The Path of Goals and Dreams: Background

2011 has become the year I start regaining my health and fitness and embrace the goals and dreams I’ve put aside for years. I figure if I put myself out there, it will make me this path more “real”, more accountable. It may even help someone else know that they are not alone if they are on a similarly tough path. So here goes 🙂

I’ll launch it off with this post so you can get a bit of background on my situation and my challenges – plus what I intend to do about them. This will be long but, I hope, not too boring.

When I was a teenager, I was pretty fit and maybe a bit skinny. I ran track and walked 3+ miles to school each way (by choice, I could have ridden the bus or a bike but didn’t want to). I wore about a size 3 to 5 sometimes and maybe got up to a 7. In the innocence of youth, I took this pretty much for granted.

In the…oh… 30 or so years since then, I’ve struggled with my weight. Pregnancy started to chance my metabolism but so did entering the workforce and having a desk job. Weight went on, I struggled to get it off, repeat over the years.

I’m, honestly, inclined to laziness. I didn’t want to make the time to do the hard work to get the weight off. If it magically came off, that would be great. But there was always something more important, more urgent, etc. I was a couch potato. Add to that the fact that I seemed to have a chronic “sensitive stomach” – I would have bouts of heartburn and diarrhea for seemingly no reason. I felt like I could not make sense of my body or take control so I stopped trying to. Plus I seemed to be constantly exhausted.

The weight piled on.

Then in 2009, I was diagnosed with celiac disease. This is actually the first turning point in my path to regaining my health. My friend and mentor, Yasmine, is actually the one who saw my symptoms and recognized the possibility of celiac and urged me to be tested – for which I will ever be grateful. When I got off gluten, some of my exhaustion faded and ALL the symptoms of my supposedly “sensitive stomach” faded as well. I missed my gluten and my comfort relationship with food but quickly filled in the gap with lots of gluten-free foods.

Have I mentioned that my family says my motto should be “Anything worth doing is worth over-doing?”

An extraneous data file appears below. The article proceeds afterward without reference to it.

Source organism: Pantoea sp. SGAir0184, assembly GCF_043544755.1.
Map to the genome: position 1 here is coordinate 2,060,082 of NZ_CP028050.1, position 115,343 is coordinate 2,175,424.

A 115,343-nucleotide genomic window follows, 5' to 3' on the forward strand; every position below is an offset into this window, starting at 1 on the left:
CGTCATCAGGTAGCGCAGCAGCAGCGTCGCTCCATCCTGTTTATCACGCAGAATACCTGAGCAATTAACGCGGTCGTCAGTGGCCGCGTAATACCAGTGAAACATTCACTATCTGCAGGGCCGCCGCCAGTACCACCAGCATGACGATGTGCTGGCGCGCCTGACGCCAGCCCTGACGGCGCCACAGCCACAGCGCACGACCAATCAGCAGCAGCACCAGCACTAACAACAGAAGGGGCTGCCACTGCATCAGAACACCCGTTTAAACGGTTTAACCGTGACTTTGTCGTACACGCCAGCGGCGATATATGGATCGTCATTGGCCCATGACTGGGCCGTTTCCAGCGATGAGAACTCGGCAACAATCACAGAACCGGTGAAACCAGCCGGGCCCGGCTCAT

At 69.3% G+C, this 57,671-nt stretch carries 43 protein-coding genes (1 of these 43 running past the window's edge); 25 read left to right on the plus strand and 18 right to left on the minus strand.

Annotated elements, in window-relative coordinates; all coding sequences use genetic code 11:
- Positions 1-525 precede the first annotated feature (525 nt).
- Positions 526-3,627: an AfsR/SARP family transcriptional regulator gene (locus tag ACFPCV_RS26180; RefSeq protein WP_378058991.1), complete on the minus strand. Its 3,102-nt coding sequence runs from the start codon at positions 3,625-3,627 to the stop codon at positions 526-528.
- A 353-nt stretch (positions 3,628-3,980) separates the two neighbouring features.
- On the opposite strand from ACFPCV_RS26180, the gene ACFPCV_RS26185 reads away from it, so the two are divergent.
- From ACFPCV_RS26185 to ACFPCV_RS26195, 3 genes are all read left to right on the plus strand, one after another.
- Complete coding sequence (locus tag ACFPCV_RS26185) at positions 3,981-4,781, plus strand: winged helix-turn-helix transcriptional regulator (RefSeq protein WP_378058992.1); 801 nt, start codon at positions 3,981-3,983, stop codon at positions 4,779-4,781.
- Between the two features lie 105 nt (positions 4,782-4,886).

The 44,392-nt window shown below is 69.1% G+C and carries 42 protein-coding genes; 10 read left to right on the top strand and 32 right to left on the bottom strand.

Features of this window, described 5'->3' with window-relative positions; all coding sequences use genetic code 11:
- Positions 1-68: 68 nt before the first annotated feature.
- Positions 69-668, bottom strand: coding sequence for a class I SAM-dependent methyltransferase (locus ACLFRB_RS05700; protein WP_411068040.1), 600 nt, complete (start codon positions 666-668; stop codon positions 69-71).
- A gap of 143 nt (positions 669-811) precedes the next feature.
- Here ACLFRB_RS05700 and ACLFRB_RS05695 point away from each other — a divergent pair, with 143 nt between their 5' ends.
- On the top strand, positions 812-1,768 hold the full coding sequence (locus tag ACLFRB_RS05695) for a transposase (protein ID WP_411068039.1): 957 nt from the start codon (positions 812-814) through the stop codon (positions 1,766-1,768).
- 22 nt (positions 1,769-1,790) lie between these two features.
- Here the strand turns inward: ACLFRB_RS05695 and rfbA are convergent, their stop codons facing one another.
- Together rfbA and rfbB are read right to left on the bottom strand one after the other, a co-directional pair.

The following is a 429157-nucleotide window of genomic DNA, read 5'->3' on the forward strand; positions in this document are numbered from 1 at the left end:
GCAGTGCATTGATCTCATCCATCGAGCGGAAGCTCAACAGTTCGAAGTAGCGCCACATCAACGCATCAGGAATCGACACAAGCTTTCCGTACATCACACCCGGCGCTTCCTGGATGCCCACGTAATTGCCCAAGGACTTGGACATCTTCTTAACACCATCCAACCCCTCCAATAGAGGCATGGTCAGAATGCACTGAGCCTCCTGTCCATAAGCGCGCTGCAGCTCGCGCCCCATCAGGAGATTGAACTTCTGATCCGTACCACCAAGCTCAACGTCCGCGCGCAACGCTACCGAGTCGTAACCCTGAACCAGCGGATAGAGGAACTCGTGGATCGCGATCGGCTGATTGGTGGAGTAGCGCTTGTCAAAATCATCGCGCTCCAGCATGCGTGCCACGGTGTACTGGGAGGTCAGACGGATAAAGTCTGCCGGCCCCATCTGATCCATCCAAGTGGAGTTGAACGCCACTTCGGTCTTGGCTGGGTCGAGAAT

I went nuts. The problem is that most foods that are gluten-free substitutes for gluten foods (like bread, pasta, etc). are really high carb. My weight went up more because I had zero self-control.
Early this year (2011), I started to notice changes in my body that scared me. I was gaining lots of weight in my abdomen, I craved carbs like mad. I got suspicious and picked up a blood glucose meter and started taking readings of my blood sugar. I wasn’t in diabetic range but it was in the range of insuline resistance. All symptoms combined made me think I had what’s knows as “metabolic syndrome” which is not a disease in itself, but rather a set of symptoms that are precursors to diabetes and worse things down the road.

Not Good.

I have some very good friends and three of us met up to discover we were all fed up with being fat and unable to do some things we wanted to. We formed an accountability pact and decided we would take our measurements every 3 months, just between us, and report on our weight and how we did on our goals to each other weekly. We are dead-set that we don’t want a contest but rather a safe, private space to congratulate each other and commiserate over issues or frustrations. I’ll set out my goals and dreams in a separate post 🙂

I made an appointment with my doctor’s office and went in to discuss what to do and, in the meantime, started reading everything I could get my hands on. When I met with the doctor on July 12th, I had a game plan.
I think the poor doctor was a bit bamboozled – my regular doctor (who is used to my attitude toward health care and my own research and involvement) was out on vacation, so I got one of his partners. We went through my data, he took some measurements and tests and indeed said I met the diagnostic criteria for metabolic syndrome. I left there with a prescription for test strips for my meter, a prescription for metformin and a plan to get off the carbs with a low carb diet and start exercising.

One funny thing did ensue from this visit with the doctor – he stopped me on the way out and told me he’d been in practice since the mid-1980’s and I was the first person who ever came to him and said “I think I have metabolic syndrome and I want to do something about it.”

It was past time to get serious about this. I should have done it sooner but it apparently took this crisis to get me to really take action. But there won’t be a better time later.

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